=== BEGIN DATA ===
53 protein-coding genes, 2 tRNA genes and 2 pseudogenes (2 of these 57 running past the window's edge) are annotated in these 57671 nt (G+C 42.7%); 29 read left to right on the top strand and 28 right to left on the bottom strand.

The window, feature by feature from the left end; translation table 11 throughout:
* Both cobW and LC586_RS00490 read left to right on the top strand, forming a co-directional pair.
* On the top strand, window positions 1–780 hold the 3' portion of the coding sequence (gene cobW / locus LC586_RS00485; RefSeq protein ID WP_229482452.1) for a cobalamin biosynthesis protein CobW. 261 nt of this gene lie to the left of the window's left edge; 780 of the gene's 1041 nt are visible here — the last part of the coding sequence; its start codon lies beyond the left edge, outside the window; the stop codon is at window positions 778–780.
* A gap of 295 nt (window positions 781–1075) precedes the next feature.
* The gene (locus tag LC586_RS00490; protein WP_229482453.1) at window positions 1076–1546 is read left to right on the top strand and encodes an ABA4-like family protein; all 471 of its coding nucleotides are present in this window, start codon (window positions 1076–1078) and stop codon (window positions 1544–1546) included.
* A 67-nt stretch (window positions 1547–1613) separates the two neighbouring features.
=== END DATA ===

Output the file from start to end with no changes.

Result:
53 protein-coding genes, 2 tRNA genes and 2 pseudogenes (2 of these 57 running past the window's edge) are annotated in these 57671 nt (G+C 42.7%); 29 read left to right on the top strand and 28 right to left on the bottom strand.

The window, feature by feature from the left end; translation table 11 throughout:
* Both cobW and LC586_RS00490 read left to right on the top strand, forming a co-directional pair.
* On the top strand, window positions 1–780 hold the 3' portion of the coding sequence (gene cobW / locus LC586_RS00485; RefSeq protein ID WP_229482452.1) for a cobalamin biosynthesis protein CobW. 261 nt of this gene lie to the left of the window's left edge; 780 of the gene's 1041 nt are visible here — the last part of the coding sequence; its start codon lies beyond the left edge, outside the window; the stop codon is at window positions 778–780.
* A gap of 295 nt (window positions 781–1075) precedes the next feature.
* The gene (locus tag LC586_RS00490; protein WP_229482453.1) at window positions 1076–1546 is read left to right on the top strand and encodes an ABA4-like family protein; all 471 of its coding nucleotides are present in this window, start codon (window positions 1076–1078) and stop codon (window positions 1544–1546) included.
* A 67-nt stretch (window positions 1547–1613) separates the two neighbouring features.